The relevance of Human Rights as an instrument for social transformation

Posted on February 16, 2018

The Centre for Human Rights hosted renowned legal scholar Professor Makau Mutua. In his thought-provoking public lecture, he raised the question of whether the age of human rights has passed and if the concept of human rights is about to be forgotten. He proposed that society, and lawyers in particular, must rethink their understanding of human rights and appreciate the political nature and influences of politics on law.

His central argument was that while awareness of human rights and the lexicon surrounding these rights have gained popularity, there has been very little action around human rights atrocities, and on this basis, the concept of human rights has failed.

Prof Mutua proposed that if human rights are no longer relevant, then a new moral language must be articulated to fill the vacuum they have left. He analysed the deficits and normative gaps of human rights texts, starting with the Universal Declaration of Human Rights and its impact on society since it was adopted by the United Nations in 1948. He noted that while human rights may not necessarily have come to an end, their feasibility as an instrument of social transformation, distinct from politics, may not be ideal in the context of a contemporary understanding of human rights and global politics. He said that Africa must reassess its appreciation of human rights and give heed to its peculiarities and realities rather than imitating predominantly Western discourses on human rights.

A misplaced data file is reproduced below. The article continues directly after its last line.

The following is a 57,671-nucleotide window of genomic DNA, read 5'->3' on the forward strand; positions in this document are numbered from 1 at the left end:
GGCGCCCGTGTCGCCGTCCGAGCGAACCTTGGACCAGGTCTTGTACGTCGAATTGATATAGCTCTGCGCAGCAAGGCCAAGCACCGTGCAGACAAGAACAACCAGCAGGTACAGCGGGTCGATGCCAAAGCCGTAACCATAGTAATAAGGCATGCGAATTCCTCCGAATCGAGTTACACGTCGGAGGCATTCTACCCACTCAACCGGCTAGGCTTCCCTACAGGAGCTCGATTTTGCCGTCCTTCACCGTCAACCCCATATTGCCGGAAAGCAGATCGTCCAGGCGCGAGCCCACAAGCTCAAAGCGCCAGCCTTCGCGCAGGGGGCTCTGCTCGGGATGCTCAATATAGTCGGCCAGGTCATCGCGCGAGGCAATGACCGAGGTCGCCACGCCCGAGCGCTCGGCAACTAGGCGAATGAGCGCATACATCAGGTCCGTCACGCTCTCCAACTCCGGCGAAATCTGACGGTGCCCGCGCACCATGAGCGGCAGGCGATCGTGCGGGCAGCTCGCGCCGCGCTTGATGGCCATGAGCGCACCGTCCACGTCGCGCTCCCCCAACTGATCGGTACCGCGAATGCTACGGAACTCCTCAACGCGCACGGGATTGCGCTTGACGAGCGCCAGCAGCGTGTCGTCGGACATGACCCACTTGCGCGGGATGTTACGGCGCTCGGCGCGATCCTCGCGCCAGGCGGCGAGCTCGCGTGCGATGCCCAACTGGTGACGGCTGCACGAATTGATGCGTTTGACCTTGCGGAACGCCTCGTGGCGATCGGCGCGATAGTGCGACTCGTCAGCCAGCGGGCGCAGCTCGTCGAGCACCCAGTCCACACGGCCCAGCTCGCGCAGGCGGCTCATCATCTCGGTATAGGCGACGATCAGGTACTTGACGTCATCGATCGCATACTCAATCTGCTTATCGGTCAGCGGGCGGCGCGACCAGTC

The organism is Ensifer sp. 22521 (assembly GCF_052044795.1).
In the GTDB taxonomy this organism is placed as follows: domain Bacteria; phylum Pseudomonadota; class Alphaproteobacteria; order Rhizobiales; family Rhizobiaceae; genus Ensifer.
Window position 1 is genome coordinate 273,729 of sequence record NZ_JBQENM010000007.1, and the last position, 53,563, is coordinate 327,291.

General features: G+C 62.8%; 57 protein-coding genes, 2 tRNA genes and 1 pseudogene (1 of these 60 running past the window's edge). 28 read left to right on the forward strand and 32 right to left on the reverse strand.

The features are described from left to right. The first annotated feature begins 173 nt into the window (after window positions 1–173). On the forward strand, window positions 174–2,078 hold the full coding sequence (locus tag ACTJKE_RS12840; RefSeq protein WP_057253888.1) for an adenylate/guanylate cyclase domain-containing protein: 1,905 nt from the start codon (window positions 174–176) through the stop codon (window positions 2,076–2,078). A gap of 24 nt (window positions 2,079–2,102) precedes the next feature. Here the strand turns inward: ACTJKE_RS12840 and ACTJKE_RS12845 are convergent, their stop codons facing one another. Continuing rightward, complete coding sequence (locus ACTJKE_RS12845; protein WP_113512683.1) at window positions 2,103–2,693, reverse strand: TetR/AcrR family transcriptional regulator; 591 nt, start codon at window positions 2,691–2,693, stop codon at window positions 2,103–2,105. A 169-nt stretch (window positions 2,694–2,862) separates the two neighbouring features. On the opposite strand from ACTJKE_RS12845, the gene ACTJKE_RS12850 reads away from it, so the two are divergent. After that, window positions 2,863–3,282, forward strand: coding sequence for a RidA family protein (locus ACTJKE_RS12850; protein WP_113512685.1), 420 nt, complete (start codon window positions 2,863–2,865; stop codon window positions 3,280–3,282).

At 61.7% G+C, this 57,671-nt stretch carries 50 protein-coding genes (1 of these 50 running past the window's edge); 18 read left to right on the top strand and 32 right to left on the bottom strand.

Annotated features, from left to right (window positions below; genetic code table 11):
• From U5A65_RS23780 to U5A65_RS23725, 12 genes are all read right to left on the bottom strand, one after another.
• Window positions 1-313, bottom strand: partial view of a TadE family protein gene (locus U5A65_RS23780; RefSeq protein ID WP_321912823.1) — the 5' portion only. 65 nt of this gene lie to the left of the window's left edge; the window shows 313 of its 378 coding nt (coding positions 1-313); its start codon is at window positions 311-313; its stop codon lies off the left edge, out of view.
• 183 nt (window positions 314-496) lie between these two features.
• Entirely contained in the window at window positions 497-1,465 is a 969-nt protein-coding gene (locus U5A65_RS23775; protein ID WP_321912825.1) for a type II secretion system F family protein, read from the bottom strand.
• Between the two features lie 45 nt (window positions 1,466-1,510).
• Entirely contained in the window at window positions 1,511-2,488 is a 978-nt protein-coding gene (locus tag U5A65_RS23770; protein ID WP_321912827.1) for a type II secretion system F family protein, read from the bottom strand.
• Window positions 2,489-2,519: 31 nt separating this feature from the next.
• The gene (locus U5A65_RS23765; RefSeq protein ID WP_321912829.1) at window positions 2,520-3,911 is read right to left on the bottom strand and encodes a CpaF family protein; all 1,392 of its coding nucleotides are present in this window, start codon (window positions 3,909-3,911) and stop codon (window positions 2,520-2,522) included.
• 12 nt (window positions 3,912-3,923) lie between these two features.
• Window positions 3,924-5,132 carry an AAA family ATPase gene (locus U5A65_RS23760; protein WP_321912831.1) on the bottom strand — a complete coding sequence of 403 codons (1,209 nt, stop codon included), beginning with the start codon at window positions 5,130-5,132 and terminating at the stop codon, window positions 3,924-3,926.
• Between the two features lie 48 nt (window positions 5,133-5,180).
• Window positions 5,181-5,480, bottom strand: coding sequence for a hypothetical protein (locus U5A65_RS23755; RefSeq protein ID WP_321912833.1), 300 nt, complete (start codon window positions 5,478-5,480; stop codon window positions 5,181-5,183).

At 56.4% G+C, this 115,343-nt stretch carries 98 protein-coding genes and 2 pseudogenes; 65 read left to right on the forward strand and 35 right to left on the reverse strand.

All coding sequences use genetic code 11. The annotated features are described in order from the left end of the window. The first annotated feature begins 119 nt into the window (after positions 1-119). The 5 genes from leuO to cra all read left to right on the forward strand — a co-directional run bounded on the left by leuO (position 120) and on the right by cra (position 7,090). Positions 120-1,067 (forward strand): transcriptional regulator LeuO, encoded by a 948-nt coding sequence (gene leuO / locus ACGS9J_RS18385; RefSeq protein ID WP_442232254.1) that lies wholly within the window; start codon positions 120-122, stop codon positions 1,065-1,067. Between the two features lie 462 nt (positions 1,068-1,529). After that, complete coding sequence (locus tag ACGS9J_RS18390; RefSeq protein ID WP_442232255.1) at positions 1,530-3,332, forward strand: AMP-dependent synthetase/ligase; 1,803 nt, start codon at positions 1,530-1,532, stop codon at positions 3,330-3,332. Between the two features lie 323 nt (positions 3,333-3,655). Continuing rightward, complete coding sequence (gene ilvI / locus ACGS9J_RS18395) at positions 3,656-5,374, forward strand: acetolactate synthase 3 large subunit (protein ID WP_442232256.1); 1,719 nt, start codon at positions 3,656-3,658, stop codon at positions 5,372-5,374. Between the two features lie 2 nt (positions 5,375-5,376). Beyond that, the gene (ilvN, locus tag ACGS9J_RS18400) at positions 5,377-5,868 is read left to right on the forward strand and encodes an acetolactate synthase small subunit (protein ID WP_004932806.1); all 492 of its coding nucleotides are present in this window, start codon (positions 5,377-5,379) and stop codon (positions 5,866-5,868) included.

Using the example of land reform and post-1994 developments in South Africa, Prof Mutua argued that the rethinking of law as an instrument of social change is needed if human rights are to remain and yield meaningful substantive outcomes for humanity.



- Author Department of University Relations

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